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Sisyphus Table

(C) Sisyphus Industries

A few years ago, I became aware of a project called Sisyphus. It is a form of Kinetic Art, in which a ball rolls through sand, creating and erasing beautiful patterns. The designs created were fascinating and the constant transformation meditative. In 2016, one maker stepped up and started a Kickstarter campaign to bring these artistic masterpieces into private people’s homes. This was the birth of, an American workshop that now sells high-quality coffee tables with a kinetic artwork in its core. Since then, I wanted to have one on my own but the prices (ranging from 600-9000$) and the shipping costs deferred this wish for years.

In recent years, a few DIY variants popped up on YouTube channels and I watched their builds carefully. Additionally, I got more and more skilled in 3D printing and digital fabrication. In principle, one could hack together a rudimentary Sisyphus Table with the components of a 3D printer. And as I was looking for a new hobby maker project at the end of 2021, I decided to give it a try.

My general conditions were to replace a coffee table in my living, with a maximum size of 600x900mm. I wanted it to work similarly to the commercial versions, with automatic pattern creation and colorful illumination, as well as smartphone controls. I knew I would need a 2-axes-gantry and the 2 required stepper motors were already laying around from a previous project. Additionally, I needed a motherboard intended for 3D printers, that I could use. In the end, I opted for a just-released Fly RRF-E3 board with TMC2209 Silent Stepper Motor Drivers. I added a 12V external desktop power supply and the main electrical system was finished.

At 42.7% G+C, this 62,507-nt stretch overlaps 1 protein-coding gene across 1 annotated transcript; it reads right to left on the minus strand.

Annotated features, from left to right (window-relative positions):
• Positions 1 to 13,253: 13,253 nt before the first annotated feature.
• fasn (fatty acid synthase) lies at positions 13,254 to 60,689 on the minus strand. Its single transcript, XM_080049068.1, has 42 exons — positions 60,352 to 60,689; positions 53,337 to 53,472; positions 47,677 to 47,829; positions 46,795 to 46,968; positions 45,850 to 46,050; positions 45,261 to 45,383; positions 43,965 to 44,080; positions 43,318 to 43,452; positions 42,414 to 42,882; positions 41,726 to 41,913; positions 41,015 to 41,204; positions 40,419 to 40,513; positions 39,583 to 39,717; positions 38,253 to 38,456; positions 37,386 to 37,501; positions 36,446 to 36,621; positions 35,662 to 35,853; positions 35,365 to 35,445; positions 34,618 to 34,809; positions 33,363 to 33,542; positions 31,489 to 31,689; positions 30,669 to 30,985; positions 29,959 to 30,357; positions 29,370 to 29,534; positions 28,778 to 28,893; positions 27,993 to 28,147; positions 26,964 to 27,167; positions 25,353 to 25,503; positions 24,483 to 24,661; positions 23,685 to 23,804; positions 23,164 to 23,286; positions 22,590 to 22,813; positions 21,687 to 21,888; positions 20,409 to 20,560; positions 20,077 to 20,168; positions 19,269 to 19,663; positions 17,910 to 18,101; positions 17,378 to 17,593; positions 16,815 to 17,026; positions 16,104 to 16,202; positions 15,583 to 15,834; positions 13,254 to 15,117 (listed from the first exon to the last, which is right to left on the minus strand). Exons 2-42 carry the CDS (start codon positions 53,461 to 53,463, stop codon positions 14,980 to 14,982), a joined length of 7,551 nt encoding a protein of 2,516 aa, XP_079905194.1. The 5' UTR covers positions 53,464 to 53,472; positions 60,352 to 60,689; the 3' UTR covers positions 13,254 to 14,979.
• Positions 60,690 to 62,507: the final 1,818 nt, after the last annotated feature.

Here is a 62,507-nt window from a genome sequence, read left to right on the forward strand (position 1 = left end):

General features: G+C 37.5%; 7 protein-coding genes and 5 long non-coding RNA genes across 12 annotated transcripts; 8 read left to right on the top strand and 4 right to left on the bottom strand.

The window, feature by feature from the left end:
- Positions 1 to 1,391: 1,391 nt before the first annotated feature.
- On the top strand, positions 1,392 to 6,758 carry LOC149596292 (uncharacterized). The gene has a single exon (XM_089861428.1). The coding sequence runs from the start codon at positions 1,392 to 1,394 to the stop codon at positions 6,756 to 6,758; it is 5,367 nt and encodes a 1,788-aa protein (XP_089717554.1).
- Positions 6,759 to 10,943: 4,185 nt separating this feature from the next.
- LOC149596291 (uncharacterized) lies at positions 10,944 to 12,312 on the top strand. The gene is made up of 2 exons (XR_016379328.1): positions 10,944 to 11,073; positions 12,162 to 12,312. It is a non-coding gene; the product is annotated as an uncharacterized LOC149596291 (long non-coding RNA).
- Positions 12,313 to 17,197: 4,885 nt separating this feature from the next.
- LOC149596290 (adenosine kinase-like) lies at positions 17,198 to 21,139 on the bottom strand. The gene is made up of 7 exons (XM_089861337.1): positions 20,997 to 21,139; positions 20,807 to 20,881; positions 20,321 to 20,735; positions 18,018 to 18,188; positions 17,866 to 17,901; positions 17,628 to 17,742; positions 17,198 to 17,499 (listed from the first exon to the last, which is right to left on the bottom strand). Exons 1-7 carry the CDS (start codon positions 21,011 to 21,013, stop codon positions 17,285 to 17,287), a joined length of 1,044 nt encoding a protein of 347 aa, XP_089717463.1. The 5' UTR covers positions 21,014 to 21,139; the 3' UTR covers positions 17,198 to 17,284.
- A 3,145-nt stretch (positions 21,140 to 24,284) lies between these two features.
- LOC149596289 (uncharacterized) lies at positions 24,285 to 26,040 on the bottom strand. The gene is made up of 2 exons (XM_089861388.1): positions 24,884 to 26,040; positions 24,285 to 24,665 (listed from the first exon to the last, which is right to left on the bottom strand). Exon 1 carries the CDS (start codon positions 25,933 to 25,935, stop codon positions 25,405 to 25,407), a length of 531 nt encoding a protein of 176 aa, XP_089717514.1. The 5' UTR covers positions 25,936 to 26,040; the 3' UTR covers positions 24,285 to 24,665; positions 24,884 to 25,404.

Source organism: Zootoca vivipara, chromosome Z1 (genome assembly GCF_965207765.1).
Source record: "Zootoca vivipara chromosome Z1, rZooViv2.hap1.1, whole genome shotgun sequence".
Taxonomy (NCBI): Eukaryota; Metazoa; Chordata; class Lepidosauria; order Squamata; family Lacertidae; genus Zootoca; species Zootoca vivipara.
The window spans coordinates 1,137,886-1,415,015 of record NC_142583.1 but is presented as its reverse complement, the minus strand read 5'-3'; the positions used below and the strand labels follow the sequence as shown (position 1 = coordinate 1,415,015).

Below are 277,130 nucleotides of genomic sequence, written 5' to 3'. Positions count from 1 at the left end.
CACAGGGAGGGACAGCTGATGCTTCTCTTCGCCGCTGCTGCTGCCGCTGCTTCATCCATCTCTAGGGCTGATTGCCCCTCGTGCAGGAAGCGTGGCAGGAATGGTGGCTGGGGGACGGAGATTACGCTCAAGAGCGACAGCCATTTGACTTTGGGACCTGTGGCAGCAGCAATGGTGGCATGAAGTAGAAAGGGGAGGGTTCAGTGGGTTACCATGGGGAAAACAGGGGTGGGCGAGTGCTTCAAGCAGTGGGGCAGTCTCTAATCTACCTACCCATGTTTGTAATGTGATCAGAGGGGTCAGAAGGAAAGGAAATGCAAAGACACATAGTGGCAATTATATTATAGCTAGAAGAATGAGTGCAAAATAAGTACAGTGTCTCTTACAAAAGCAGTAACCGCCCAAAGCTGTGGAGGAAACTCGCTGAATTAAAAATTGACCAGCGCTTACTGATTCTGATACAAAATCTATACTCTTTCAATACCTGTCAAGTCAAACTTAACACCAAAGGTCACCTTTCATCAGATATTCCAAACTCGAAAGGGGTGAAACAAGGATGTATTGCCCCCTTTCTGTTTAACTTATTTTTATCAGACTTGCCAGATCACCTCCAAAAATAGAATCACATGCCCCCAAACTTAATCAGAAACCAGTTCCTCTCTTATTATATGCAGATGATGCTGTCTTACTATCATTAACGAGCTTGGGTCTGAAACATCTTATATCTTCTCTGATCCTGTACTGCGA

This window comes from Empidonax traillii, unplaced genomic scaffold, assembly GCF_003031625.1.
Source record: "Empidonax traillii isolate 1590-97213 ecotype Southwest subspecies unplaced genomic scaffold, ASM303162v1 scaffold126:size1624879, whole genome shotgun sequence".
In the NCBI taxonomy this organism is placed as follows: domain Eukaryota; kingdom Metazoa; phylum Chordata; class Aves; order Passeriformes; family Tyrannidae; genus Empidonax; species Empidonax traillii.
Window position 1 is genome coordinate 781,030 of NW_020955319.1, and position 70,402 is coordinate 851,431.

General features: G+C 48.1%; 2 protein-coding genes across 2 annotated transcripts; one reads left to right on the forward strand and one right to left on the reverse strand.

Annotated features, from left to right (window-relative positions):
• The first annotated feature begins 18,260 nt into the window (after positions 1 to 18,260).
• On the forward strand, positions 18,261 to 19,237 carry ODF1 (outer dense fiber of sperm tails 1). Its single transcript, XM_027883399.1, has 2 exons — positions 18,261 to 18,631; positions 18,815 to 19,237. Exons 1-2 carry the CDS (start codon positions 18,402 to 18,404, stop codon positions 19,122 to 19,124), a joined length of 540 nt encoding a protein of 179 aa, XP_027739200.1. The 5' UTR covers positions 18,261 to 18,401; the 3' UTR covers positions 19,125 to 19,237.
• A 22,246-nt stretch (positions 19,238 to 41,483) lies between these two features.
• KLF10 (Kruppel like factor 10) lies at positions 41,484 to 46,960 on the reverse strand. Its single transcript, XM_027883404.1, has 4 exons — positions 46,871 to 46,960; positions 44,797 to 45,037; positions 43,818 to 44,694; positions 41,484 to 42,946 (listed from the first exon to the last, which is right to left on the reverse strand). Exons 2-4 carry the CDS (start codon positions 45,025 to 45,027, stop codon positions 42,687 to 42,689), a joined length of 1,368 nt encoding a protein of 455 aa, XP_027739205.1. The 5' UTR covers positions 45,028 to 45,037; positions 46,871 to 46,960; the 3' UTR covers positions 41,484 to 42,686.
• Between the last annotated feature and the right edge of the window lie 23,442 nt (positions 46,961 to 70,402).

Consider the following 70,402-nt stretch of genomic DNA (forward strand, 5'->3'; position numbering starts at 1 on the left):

Sisyphus Electrical System
XY-gantry with two stepper motors in the top, two linear shafts for X, a linear rail for Y, and 3D-printed mounts for all idler pulleys.

Next up was the XY-gantry: I decided to use a configuration called H-Bot. This is rarely used in 3D printers as it is unprecise without quite bulky hardware. But for the intended use case, simplicity came far before precision. While I decided to use a linear rail for the Y-axis (needs to stay upright), the X-axis was created from two ball bearings on linear shafts (later opted for cheaper aluminum rods). Connectors and mounts were then 3D printed after several iterations of modeling and testing. A GT2 timing belt is wound around the steppers and drives both axes individually. This was a simple and cheap version to create a proper XY-gantry.

Then I had to create the wooden body of the table. I use beech wood in the form of rectangular bar strips for the legs and solid wood panels for the sides. All were cut according to my 3D model and joined using pocket holes. For the inlay, two plywood sheets were used, one holding the gantry, and the other for the box with the sand. The latter was built from simple wooden strips and lined with white false leather. Every part of this stack was damped so that vibrations do not travel through the wooden body. I added a strip of custom addressable LEDs (SK6812) in aluminum profiles to the sand box for illumination using WLED.

Wooden table frame from beech hardwood.
After pouring the second layer, the veins were still too pronounced. A third white coat created a more even finish.

For the tabletop, we decided to try something a bit fancier. I took a 12mm plywood and made a cutout for a custom-ordered shatterproof glass. Then we used epoxy resin to create a marble-like surface. The first layer penetrated the wood for stabilization and filling any air traps. The second layer was mostly white in different tones and shimmers, as well as some greyish veins that were faded using a hot air gun. The third layer was again different whites, but the veins can shine through. After this process, the table was hand-sanded for weeks (up to 600 grid sandpaper) until the upper surface had an even, slightly rough surface.